BACKGROUND: Treatment options for patients with recurrent disease after radical prostatectomy include salvage radiotherapy of the prostatic bed and/or androgen deprivation therapy.
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To establish an effective treatment strategy for recurrent disease after radical prostatectomy, we retrospectively analyzed the outcome of salvage radiation monotherapy in such cases.
METHODS: Data from 61 men who had undergone salvage radiation monotherapy for biochemical recurrent disease after radical prostatectomy were retrospectively reviewed. In all patients, salvage radiotherapy consisted of iraradiation to the prostatic bed (70 Gy) using three-dimensional conformal radiotherapy techniques. Treatment outcome was analyzed to identify predictive factors of salvage radiotherapy.
RESULTS: The biochemical recurrence-free survival after salvage radiation monotherapy at 2 and 5 years was 55% and 38%, respectively. Cox proportional regression models revealed that the independent predictive factors for biochemical recurrence were Gleason Score ≥ 8, negative surgical margin, and PSA velocity ≥ 0.38 ng/mL/year. Negative surgical margin and PSA velocity ≥ 0.8 ng/mL/year were significantly associated with poor response in the serum PSA levels after salvage radiotherapy.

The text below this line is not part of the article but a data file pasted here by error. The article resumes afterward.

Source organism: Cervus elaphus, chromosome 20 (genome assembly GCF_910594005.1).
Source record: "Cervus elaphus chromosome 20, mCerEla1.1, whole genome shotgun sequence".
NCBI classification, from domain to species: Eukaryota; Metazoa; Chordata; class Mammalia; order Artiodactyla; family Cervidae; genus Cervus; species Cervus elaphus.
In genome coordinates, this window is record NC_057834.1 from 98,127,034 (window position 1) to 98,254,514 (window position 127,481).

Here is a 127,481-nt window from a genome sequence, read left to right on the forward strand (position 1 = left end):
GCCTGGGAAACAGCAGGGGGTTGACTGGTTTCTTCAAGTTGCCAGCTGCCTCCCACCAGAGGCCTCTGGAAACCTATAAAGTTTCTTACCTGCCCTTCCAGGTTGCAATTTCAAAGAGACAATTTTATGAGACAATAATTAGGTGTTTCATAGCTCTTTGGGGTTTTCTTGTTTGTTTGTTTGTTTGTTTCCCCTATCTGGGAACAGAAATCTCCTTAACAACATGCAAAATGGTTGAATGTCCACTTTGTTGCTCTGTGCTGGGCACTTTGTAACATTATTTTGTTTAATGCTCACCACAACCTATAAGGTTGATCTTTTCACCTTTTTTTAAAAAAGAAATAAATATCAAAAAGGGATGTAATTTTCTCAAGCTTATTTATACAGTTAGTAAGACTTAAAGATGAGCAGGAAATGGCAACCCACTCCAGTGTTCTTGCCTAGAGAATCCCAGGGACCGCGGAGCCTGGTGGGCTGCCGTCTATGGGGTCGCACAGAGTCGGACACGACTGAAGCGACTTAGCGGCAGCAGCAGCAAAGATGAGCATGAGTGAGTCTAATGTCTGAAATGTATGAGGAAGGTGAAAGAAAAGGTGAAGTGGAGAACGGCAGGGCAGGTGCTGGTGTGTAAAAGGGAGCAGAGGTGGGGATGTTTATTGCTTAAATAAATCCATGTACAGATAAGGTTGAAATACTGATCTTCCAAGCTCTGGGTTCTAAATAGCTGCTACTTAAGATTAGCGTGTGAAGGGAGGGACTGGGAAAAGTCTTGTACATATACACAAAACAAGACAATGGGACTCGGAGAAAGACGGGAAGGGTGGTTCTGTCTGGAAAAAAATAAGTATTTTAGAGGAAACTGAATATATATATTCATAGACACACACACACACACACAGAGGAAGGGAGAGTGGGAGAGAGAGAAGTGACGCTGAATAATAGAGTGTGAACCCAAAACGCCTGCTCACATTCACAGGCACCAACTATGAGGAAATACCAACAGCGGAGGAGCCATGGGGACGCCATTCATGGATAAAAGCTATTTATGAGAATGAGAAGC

CONCLUSIONS: Based on our findings, we propose a treatment strategy for biochemical recurrent disease after radical prostatectomy. Patients with Gleason score ≤ 7, positive surgical margin, and PSA velocity < 0.38 ng/mL/year are categorized the most favorable group, so that eradication by salvage radiation monotherapy could be expected. Other patients could be divided to two groups depending on surgical margin status and PSA velocity: 1) patients who might require combination of SRT and short-term androgen deprivation therapy and 2) patients who should be treated by androgen deprivation monotherapy.
Miyake M, Tanaka N1, Asakawa I, Morizawa Y, Anai S, Torimoto K, Aoki K, Yoneda T, Hasegawa M, Konishi N, Fujimoto K. Are you the author?
Department of Urology, Nara Medical University, 840 Shijo-cho, Nara 634-8522, Japan.
Reference: Radiat Oncol. 2014 Oct 20;9:208.